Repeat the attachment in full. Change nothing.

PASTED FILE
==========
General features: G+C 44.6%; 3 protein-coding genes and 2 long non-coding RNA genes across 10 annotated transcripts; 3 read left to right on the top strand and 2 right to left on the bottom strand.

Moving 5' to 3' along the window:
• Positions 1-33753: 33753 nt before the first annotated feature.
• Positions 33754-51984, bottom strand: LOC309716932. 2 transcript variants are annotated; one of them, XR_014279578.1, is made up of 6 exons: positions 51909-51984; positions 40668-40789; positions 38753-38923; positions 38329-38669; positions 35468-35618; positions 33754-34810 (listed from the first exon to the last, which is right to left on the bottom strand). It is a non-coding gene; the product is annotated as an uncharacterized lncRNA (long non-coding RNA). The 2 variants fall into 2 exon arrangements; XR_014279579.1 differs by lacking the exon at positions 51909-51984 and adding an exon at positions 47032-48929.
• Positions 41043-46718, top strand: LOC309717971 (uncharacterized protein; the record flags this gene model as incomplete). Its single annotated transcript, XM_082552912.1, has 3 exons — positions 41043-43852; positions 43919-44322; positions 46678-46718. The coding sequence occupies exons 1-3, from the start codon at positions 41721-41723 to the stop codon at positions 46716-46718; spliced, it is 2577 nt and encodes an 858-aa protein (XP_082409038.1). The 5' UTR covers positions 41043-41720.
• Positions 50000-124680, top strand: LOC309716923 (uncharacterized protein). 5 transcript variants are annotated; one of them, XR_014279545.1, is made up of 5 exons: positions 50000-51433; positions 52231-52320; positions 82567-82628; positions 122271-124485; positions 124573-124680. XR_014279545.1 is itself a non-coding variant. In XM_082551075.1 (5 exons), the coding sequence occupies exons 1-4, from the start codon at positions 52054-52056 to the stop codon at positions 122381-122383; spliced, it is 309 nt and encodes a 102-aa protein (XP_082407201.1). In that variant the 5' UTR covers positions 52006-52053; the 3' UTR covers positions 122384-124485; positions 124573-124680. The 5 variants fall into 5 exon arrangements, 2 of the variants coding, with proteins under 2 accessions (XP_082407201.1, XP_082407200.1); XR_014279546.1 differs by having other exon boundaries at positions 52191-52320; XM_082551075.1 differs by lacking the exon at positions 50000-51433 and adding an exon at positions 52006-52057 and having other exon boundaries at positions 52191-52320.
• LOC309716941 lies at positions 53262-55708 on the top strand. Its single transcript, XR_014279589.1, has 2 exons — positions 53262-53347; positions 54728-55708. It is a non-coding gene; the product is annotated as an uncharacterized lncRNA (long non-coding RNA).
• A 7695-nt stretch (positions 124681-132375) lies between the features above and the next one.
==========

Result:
General features: G+C 44.6%; 3 protein-coding genes and 2 long non-coding RNA genes across 10 annotated transcripts; 3 read left to right on the top strand and 2 right to left on the bottom strand.

Moving 5' to 3' along the window:
• Positions 1-33753: 33753 nt before the first annotated feature.
• Positions 33754-51984, bottom strand: LOC309716932. 2 transcript variants are annotated; one of them, XR_014279578.1, is made up of 6 exons: positions 51909-51984; positions 40668-40789; positions 38753-38923; positions 38329-38669; positions 35468-35618; positions 33754-34810 (listed from the first exon to the last, which is right to left on the bottom strand). It is a non-coding gene; the product is annotated as an uncharacterized lncRNA (long non-coding RNA). The 2 variants fall into 2 exon arrangements; XR_014279579.1 differs by lacking the exon at positions 51909-51984 and adding an exon at positions 47032-48929.
• Positions 41043-46718, top strand: LOC309717971 (uncharacterized protein; the record flags this gene model as incomplete). Its single annotated transcript, XM_082552912.1, has 3 exons — positions 41043-43852; positions 43919-44322; positions 46678-46718. The coding sequence occupies exons 1-3, from the start codon at positions 41721-41723 to the stop codon at positions 46716-46718; spliced, it is 2577 nt and encodes an 858-aa protein (XP_082409038.1). The 5' UTR covers positions 41043-41720.
• Positions 50000-124680, top strand: LOC309716923 (uncharacterized protein). 5 transcript variants are annotated; one of them, XR_014279545.1, is made up of 5 exons: positions 50000-51433; positions 52231-52320; positions 82567-82628; positions 122271-124485; positions 124573-124680. XR_014279545.1 is itself a non-coding variant. In XM_082551075.1 (5 exons), the coding sequence occupies exons 1-4, from the start codon at positions 52054-52056 to the stop codon at positions 122381-122383; spliced, it is 309 nt and encodes a 102-aa protein (XP_082407201.1). In that variant the 5' UTR covers positions 52006-52053; the 3' UTR covers positions 122384-124485; positions 124573-124680. The 5 variants fall into 5 exon arrangements, 2 of the variants coding, with proteins under 2 accessions (XP_082407201.1, XP_082407200.1); XR_014279546.1 differs by having other exon boundaries at positions 52191-52320; XM_082551075.1 differs by lacking the exon at positions 50000-51433 and adding an exon at positions 52006-52057 and having other exon boundaries at positions 52191-52320.
• LOC309716941 lies at positions 53262-55708 on the top strand. Its single transcript, XR_014279589.1, has 2 exons — positions 53262-53347; positions 54728-55708. It is a non-coding gene; the product is annotated as an uncharacterized lncRNA (long non-coding RNA).
• A 7695-nt stretch (positions 124681-132375) lies between the features above and the next one.